Here’s the latest update on months of supply, or “absorption rates” for the 30 NWMLS areas in King County. For an explanation of what months of supply means, please refer to the original neighborhood MOS breakdown post.
Remember our metric: less than 6 MOS is a sellers market and above 6 is a buyer’s market, meaning that buyers have better negotiating power, not that homes are necessarily priced attractively for buyers. Before this year, the longest that King County as a whole has sustained a MOS above 6 was 4-5 months in the winter of 1994-1995. March MOS for King County came in at 6.19 (slightly higher than February), bringing the current run to seven months.
In the graphs below, you’re looking at the MOS for the “Res Only” data from the NWMLS King County Breakout pdfs for the nine-month period of July 2007 through March 2008. The bar graph is centered vertically on 6.0 MOS, so that it is easier to visually tell the difference between a seller’s and buyer’s market (i.e. – shorter bars mean a more balanced market). Each graph again has the same scale on the vertical axis and has the King County aggregate figure plotted in red, so they can be easily compared.
For a description of which neighborhoods each area encompasses, as well as a map of the areas and a link to the source data, visit this page.
Note: Area 100 MOS was over 21 in January, and has been clipped.
Note: For Area 701 (Downtown Seattle) we’re using condo data.
The best markets for sellers continue to be North Seattle areas 705 and 710 (Ballard, Greenlake, Greenwood, Lake City, Northgate, Wedgewood, etc.), with 3.38 and 3.86 MOS respectively. One other area dropped slighly below 4 MOS, area 720 (Lake Forest Park, Kenmore) with 3.95 MOS. The Seattle city limits as a whole are definitely still the worst place for buyers, with a collective MOS of just 4.52. However, even Seattle is trending strongly toward a buyer’s market, as this March saw over twice as many months of supply as last March, which had just 1.85 MOS.
The condo supply and demand situation downtown took a sudden turn in favor of buyers, with MOS shooting from 2.21 in February to 6.02 in March. Again though, I would take the condo statistics with a grain of salt, considering how many new construction condos never make it onto the MLS.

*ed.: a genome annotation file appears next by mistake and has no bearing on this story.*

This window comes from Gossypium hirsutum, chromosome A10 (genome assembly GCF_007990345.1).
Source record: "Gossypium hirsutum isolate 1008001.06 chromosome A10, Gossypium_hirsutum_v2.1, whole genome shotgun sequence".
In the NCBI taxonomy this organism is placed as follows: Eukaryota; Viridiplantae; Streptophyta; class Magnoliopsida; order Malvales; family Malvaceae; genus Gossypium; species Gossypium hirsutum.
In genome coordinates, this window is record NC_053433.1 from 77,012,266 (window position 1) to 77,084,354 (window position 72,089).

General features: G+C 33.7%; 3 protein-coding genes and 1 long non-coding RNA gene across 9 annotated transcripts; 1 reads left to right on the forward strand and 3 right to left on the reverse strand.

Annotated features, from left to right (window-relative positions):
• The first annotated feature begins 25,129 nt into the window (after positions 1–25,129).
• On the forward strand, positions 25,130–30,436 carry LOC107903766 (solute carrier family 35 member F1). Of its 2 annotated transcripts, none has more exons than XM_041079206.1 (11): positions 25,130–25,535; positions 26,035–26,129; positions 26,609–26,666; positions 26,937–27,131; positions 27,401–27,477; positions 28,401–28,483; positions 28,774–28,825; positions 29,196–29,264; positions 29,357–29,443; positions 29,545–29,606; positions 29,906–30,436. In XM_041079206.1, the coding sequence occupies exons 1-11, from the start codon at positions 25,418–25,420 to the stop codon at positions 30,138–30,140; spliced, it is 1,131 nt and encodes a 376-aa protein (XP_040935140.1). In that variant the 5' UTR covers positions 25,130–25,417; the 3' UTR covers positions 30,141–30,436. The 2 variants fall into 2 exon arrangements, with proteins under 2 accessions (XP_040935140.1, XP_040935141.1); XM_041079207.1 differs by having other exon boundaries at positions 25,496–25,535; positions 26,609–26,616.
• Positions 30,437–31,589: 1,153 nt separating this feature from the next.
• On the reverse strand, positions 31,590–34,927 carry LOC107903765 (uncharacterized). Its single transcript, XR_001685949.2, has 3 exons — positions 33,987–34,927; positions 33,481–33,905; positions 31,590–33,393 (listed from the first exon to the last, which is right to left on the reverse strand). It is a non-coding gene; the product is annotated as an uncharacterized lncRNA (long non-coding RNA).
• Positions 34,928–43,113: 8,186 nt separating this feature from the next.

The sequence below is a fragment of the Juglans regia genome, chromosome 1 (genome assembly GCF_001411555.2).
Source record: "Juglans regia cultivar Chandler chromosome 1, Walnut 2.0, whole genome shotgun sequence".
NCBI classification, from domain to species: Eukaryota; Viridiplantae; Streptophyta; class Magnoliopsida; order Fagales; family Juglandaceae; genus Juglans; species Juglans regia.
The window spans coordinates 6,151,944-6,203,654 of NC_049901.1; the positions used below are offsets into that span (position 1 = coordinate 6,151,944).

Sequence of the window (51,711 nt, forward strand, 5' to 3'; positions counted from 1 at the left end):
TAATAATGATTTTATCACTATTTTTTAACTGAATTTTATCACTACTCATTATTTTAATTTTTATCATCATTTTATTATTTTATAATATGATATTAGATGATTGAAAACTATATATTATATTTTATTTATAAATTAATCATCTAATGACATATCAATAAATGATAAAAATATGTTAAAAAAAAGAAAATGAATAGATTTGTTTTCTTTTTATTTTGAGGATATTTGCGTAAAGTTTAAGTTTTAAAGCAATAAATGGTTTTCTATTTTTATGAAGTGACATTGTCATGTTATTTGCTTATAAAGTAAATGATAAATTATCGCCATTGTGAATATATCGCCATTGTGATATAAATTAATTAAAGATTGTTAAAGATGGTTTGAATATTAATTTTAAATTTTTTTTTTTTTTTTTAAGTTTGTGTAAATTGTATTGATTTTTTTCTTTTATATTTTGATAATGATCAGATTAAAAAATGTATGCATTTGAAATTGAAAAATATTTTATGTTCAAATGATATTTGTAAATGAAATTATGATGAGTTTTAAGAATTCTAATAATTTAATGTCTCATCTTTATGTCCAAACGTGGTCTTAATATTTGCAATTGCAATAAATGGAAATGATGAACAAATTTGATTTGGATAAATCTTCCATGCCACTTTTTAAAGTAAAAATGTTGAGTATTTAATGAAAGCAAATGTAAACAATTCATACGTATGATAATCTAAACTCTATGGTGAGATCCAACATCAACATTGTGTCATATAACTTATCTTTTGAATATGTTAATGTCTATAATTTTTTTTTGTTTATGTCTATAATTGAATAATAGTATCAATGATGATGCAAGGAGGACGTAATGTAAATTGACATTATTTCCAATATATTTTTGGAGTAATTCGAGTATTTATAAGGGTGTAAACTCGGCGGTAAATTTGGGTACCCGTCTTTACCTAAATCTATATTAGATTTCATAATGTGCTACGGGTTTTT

Ten of eleven neighborhoods in south King County remain firmly in buyer’s market territory, with MOS also coming in higher than the county aggregate. The Eastside still doesn’t look too good for sellers, with a collective MOS of 7.38, and 6 of 8 areas coming in with MOS above the county as a whole.
Mercer Island took a sudden turn, as new listings flatlined and a few dozen sales cleared out a bit of the standing inventory, pushing MOS way down from last month’s staggering 13.18 all the way into seller’s market territory at 5.10. Vashon dropped as well, but remained well into buyer’s market territory at 9.44 MOS. Bill Gates’ stomping grounds in Area 520 (Medina, Clyde Hill, W. Bellevue) continues to be one of the toughest places to sell, with 13.76 MOS, it earns the distinction of being the only area to exceed 10 MOS for seven months now.
Here’s the bonus graph, which lets you directly compare each area’s MOS to one year ago’s value. March 2007 is in red, and 2008 is in blue.
There is still not a single area that isn’t more of a buyer’s market than this time last year. Again, only one area had less than double last year’s MOS, this time it was area 720 (Lake Forest Park, Kenmore), which increased from 2.21 to 3.95.
The three strongest areas as of last month were Ballard/Greenlake/Greenwood (705) at 3.38, North Seattle (710) at 3.86, and Lake Forest Park/Kenmore (720) at 3.95. Slightly fewer areas were in seller’s market territory last month, just 10 out of 30 areas county-wide came in below 6 MOS. The three weakest areas were Enumclaw (300) at 14.22, Medina/Clyde Hill/W. Bellevue (520) at 13.76, and Jovita/West Hill Auburn (100) at 9.65.